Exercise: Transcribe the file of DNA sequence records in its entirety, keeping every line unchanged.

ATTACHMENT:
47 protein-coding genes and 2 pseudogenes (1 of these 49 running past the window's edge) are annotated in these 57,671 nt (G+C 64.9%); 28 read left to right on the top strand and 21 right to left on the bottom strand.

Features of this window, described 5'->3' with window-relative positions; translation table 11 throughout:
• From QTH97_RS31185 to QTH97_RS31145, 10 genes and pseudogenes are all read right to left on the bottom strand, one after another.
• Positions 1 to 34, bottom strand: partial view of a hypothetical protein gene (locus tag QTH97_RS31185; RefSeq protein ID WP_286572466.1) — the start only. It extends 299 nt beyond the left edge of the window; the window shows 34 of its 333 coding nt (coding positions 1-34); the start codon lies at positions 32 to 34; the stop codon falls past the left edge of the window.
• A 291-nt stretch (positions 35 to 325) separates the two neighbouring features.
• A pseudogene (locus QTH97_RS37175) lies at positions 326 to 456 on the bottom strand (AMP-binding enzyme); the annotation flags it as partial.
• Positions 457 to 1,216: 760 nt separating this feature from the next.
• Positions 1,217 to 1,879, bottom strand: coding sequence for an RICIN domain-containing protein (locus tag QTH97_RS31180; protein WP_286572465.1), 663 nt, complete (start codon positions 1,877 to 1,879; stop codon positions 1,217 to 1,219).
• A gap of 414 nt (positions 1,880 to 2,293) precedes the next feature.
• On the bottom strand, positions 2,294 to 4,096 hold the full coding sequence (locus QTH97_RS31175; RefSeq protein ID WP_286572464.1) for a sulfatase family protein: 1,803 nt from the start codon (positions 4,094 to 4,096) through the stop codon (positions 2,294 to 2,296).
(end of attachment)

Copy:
47 protein-coding genes and 2 pseudogenes (1 of these 49 running past the window's edge) are annotated in these 57,671 nt (G+C 64.9%); 28 read left to right on the top strand and 21 right to left on the bottom strand.

Features of this window, described 5'->3' with window-relative positions; translation table 11 throughout:
• From QTH97_RS31185 to QTH97_RS31145, 10 genes and pseudogenes are all read right to left on the bottom strand, one after another.
• Positions 1 to 34, bottom strand: partial view of a hypothetical protein gene (locus tag QTH97_RS31185; RefSeq protein ID WP_286572466.1) — the start only. It extends 299 nt beyond the left edge of the window; the window shows 34 of its 333 coding nt (coding positions 1-34); the start codon lies at positions 32 to 34; the stop codon falls past the left edge of the window.
• A 291-nt stretch (positions 35 to 325) separates the two neighbouring features.
• A pseudogene (locus QTH97_RS37175) lies at positions 326 to 456 on the bottom strand (AMP-binding enzyme); the annotation flags it as partial.
• Positions 457 to 1,216: 760 nt separating this feature from the next.
• Positions 1,217 to 1,879, bottom strand: coding sequence for an RICIN domain-containing protein (locus tag QTH97_RS31180; protein WP_286572465.1), 663 nt, complete (start codon positions 1,877 to 1,879; stop codon positions 1,217 to 1,219).
• A gap of 414 nt (positions 1,880 to 2,293) precedes the next feature.
• On the bottom strand, positions 2,294 to 4,096 hold the full coding sequence (locus QTH97_RS31175; RefSeq protein ID WP_286572464.1) for a sulfatase family protein: 1,803 nt from the start codon (positions 4,094 to 4,096) through the stop codon (positions 2,294 to 2,296).